Whole process is in 18 sutras: Sutras 1.17 and 1.18 describe the process of samadhi, the higher tool of meditation. Thus, the whole process of Yoga is summarized in the first 18 sutras. The remaining sutras give more expanded explanations, including the process of stabilizing the mind (1.33-1.39), more specific ways to attain samadhi (2.26-2.29), and how to then use samadhi as the finer tool (3.4-3.6) for Self-realization.
Simplicity, like a ball point pen:
Yoga Sutras has a beautiful simplicity to it,
including these four stages of sutra 1.17. Attention can absorb in gross
objects or subtle objects. Like clicking on a ball point pen, one can come
outward, like the little container of ink. When attention is outward, the
subtler levels are still there, underneath or interior, doing their work
to provide consciousness itself with experience of the gross. With another
click, the pen part retracts back into the body of the pen. When attention
retracts from the gross, there is no gross experienced. Then, the subtle
is experienced. When attention retracts again, that subtle experience
falls away. Then, there is the experience of joy or bliss, as none of the
activity, distractions, attractions or aversions (whether gross or subtle)
are experienced. Yet, there is still an I-ness doing something called
experiencing. There is an experiencer experiencing an "other."
With one more click of the pen, attention retracts past even that bliss,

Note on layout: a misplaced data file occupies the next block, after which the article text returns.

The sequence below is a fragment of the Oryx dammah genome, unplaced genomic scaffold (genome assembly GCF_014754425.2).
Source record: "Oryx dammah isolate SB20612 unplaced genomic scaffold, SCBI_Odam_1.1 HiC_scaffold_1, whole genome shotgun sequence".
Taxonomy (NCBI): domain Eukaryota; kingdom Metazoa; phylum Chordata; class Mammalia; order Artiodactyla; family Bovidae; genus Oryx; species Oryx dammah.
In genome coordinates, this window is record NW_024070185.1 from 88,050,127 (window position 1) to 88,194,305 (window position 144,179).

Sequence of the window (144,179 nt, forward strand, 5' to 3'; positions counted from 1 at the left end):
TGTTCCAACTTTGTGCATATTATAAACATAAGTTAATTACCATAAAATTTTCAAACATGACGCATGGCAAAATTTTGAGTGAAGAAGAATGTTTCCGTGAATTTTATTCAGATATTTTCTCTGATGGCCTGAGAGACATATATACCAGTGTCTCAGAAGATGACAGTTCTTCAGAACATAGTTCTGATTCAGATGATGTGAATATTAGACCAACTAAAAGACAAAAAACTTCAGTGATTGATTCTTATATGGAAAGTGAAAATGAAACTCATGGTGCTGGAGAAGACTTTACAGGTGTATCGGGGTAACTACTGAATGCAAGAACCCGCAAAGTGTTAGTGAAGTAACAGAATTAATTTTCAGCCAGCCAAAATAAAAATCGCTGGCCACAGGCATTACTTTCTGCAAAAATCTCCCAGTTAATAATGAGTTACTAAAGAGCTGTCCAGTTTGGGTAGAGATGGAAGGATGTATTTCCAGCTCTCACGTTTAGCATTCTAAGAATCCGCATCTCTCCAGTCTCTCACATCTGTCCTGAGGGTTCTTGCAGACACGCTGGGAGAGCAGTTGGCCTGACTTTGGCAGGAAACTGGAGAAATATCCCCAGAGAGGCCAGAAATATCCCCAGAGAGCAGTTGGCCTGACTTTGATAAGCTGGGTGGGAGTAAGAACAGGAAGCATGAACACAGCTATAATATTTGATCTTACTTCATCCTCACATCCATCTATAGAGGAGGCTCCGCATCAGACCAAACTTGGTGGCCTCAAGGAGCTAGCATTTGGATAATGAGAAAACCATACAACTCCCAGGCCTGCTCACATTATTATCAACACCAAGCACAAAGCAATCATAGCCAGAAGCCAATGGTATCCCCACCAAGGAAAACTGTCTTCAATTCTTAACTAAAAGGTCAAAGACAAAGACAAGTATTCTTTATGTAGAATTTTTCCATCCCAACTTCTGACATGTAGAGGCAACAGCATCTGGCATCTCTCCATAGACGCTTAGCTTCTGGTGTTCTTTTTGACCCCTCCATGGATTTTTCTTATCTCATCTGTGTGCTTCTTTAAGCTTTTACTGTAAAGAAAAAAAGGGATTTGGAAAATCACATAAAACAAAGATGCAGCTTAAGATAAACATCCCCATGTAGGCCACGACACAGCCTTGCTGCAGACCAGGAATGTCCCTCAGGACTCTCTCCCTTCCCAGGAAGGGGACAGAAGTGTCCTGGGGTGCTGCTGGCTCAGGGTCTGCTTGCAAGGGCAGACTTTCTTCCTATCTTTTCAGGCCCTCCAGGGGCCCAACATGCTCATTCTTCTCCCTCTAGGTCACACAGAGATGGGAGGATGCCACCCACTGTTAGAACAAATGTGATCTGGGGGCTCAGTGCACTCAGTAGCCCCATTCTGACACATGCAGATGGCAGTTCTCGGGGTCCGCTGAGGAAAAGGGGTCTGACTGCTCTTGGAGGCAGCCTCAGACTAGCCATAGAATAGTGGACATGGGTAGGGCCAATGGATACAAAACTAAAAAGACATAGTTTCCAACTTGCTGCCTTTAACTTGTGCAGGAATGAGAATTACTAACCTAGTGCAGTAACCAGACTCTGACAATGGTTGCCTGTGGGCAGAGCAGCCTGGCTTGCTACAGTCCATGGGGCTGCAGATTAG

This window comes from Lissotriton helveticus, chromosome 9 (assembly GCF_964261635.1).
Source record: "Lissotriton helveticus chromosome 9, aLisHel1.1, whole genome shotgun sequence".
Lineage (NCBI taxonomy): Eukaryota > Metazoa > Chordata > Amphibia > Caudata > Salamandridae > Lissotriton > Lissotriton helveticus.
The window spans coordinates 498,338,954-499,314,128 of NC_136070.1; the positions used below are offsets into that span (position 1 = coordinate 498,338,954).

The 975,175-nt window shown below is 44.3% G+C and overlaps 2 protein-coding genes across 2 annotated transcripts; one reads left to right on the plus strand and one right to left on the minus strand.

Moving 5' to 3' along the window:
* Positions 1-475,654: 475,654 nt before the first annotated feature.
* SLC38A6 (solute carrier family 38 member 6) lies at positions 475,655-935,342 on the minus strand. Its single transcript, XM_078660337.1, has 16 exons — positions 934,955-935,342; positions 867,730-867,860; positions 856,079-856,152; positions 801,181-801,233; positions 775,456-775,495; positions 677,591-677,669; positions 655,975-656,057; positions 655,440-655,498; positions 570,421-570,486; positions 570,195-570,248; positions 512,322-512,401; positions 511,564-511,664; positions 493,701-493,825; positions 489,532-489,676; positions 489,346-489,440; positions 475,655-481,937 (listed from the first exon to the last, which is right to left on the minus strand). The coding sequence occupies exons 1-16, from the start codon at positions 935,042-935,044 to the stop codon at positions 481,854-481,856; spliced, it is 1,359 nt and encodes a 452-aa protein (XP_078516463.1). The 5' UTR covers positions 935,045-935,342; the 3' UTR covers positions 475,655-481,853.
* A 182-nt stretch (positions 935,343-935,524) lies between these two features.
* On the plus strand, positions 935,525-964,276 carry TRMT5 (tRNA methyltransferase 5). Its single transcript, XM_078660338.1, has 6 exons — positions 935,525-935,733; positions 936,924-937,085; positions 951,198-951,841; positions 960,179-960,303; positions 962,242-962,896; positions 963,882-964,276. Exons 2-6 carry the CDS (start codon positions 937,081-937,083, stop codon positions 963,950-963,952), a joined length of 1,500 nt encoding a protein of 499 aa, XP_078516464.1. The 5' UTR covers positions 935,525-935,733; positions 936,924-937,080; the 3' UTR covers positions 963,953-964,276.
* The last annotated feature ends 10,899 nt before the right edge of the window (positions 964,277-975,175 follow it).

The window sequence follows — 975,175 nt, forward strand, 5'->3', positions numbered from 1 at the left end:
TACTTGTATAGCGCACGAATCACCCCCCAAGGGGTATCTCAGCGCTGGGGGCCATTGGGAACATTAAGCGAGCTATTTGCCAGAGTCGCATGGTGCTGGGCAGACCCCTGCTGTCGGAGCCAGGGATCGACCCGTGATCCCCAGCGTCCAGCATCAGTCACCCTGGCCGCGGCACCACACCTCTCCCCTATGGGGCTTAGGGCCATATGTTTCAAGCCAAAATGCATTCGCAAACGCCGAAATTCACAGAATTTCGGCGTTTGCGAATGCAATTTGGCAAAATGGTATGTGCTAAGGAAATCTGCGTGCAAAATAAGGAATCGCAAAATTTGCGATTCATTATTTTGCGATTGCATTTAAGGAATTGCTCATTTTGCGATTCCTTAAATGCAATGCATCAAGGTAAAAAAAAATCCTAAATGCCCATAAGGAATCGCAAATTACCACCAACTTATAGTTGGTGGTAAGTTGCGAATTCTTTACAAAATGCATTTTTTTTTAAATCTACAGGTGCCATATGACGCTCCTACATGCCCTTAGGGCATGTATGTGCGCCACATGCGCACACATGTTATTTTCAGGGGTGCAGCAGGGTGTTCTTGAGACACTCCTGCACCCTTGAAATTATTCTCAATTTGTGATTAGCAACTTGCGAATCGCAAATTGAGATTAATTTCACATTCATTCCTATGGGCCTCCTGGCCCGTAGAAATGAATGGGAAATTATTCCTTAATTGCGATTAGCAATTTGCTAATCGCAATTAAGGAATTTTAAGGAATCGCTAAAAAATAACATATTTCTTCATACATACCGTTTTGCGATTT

so that all there is, is the I-ness itself. Consciousness is still
operating through that individuation, but that's another story.
Beautifully simple. Not scholarly, but practical. Oral tradition says that
the "study" of Yoga Sutras is oral, not only textual. The
simplicity of the outline of the Yoga Sutras necessitates elucidation,
whether in written or, preferably, oral form. For some, this brevity in
the Yoga Sutras is a sign of being incomplete. For others, it is a sign of
being succinct. For the latter, the Yoga Sutras is a breath of fresh air
in the midst of tomes of debate.
The other kind of samadhi is asamprajnata samadhi, and has no object in
which attention is absorbed, wherein only latent impressions remain;
attainment of this state is preceded by the constant practice of allowing
all of the gross and subtle fluctuations of mind to recede back into the
field from which they arose.
Object and objectless: The four stages of concentration described in the previous sutra (1.17) were all concentration with object, which is called samprajnata samadhi. In the current sutra, concentration without any object is being described, and this is called asamprajnata samadhi. In this state not only the gross and subtle thoughts, but also the senses and thinking instruments of mind are in a latent state. It is a very high state of knowing, and is of the kind that is often described as not describable in words.
Samskaras are in latent form:
Samskaras are the deep impressions that are the driving force behind karma
(actions). In objectless samadhi, all of the samskaras are in their latent
form, although you are fully conscious. This means they are not active in
the dreaming, unconscious level of mind, nor in the active, conscious
level of mind. By reflecting on the nature of the objectless samadhi, it
is somewhat easy to see why the foundation of practice and non-attachment (1.12-1.16)
is so important in relation to uncoloring those deep impressions (1.5,
(See also the article: